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Usher v. Mcgowan

DECEMBER 31, 1958.




Appeal from the Municipal Court of Chicago; the Hon. A.F. WELLS, Judge, presiding. Affirmed.


This is an action to recover the balance of the sum defendant promised to pay plaintiff for services rendered in the sale of real property. Judgment on the pleadings was entered in defendant's favor. Plaintiff has appealed.

The motion for judgment admitted the essential facts: plaintiff assisted defendant in selling real estate; he was promised one third of the commission received by defendant for his services; and defendant was paid the full commission, paid plaintiff a part of the sum due him, but refused to pay the balance.

The court decided that plaintiff was not a licensed broker under a City of Chicago ordinance and was not entitled to recover. The question here is whether this decision was right.

Chapter 113, section 22 of the Municipal Code of Chicago defines a real estate broker as "any person" who, for a commission or other compensation based on the amount of the transaction, buys, sells, leases, exchanges, solicits or negotiates concerning, real property, "or acts through the medium of another licensed broker for any of the purposes aforesaid." Chapter 113, section 27 provides that "any person" who engages in the business of real estate broker shall be amenable to the ordinance, even though he is employed by a licensed real estate broker. The penalty for violation of this ordinance is a fine of not less than $25 and not more than $200 for each day of violation (ch. 113, sec. 30). Chapter 113, section 29 provides: "No person shall pay any commission or other compensation to any person for negotiating contracts of real estate other than to real estate brokers licensed under this chapter." We think ch. 113, sec. 29 is determinative of the question before us.

In order to avoid the application of sec. 29 plaintiff argues that he is suing, not to recover a broker's commission, but to enforce a promise to pay made by the defendant. In support of his argument he cites Borowsky v. Gilbert, 299 Ill. App. 625, wherein the court allowed plaintiff to recover from a real estate broker, as per an agreement, for aiding in procuring a certain lease. As authority for its decision the court cited the following Appellate Court cases: Simon v. Bollei, 243 Ill. App. 629; Gross v. Strauss, 208 Ill. App. 263; Gibons v. Williams, Monicer & Co., 191 Ill. App. 594; Marcinkevich v. Wilson, 183 Ill. App. 147; and Jarusz v. Namon, 245 Ill. App. 600. However, in the Borowsky case no ordinance similar to ch. 113, sec. 29 was presented in the trial court nor in the briefs on appeal nor was mentioned in the court's opinion.

The Supreme Court of Illinois has held that a contract entered into by one acting as a broker without a license, contrary to a statute, is void and unenforceable, Douthart v. Congdon, 197 Ill. 349, and Frankel v. Allied Mills, Inc., 369 Ill. 578. These cases concerned brokers seeking recovery from the owner and not a third person attempting to recover from the broker, as here. A later Appellate case, Bicek v. Royal, 307 Ill. App. 504, involved a third person suing an insurance broker and the court held that an ordinance similar to ch. 113, sec. 29, denying recovery "of commission or other compensation," precluded the third party from recovering. This decision was made against the plaintiff's argument that only a promise to pay, not a broker's commission, was involved. Justice McSurely, who wrote the opinion in Borowsky v. Gilbert, where ch. 113, sec. 29, was not mentioned, concurred in the Bicek holding. The fact that the Bicek case involved an insurance broker does not render that decision inapplicable because the wording of the ordinance precluding recovery of the compensation there is virtually identical with ch. 113, sec. 29. We are pursuaded that the Bicek case is the authoritative precedent.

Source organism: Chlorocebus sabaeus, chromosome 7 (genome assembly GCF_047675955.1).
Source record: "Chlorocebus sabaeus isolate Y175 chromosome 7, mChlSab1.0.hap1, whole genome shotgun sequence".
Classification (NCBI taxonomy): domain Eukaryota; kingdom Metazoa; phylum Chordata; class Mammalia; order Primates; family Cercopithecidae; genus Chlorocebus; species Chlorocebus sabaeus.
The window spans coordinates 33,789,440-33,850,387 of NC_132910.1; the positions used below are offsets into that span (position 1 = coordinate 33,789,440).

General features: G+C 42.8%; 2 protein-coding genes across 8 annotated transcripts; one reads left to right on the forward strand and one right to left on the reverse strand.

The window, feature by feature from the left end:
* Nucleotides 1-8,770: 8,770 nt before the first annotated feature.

In addition to the fine against a person acting as a broker without a license, provided for by ch. 113, sec. 27, there is the further provision in section 29 against paying "commission or other compensation" to any such person. Thus the intention of the city council was not only to regulate the business by imposing a fine but to effectually render contracts like the instant one unenforceable. The penalty provision is not exclusive and the rule in Grody v. Scalone, 408 Ill. 61, does not apply. The same is true of First National Bank of Millstadt v. Freant, 7 Ill. App.2d 204, where a fine only is imposed under an ordinance "not purporting to do anything but secure revenue." Such an ordinance does not invalidate a brokerage contract made in violation of it, 169 A.L.R. 772, 773. But where the ordinance expressly provides that no compensation can be recovered by one acting as a broker without a license "It goes almost without saying that under such an act a broker is without right to recover compensation for his services performed while he was unlicensed," 169 A.L.R. 775.

Appellant also cites Grody v. Scalone, 408 Ill. 61, for the proposition that to deny plaintiff the agreed upon compensation would amount to unjust enrichment, and therefore he should be awarded the specified sum. However, that case concerned the Assumed Names Act under which a penalty was provided as the sole result of violation and in which there was no legislative intention to avoid the transaction. But, as noted, ch. 113, sec. 29 provides for the prohibition of payment to the unlicensed person in addition to the fine penalty. Defendant made and broke a promise but we are not to decide upon unjust enrichment here. Plaintiff was presumed to know the law when he entered into this unenforceable contract and thus cannot be heard to complain now.

The decision of the court below was correct and the judgment is affirmed.


LEWE, P.J. and MURPHY, J., concur.


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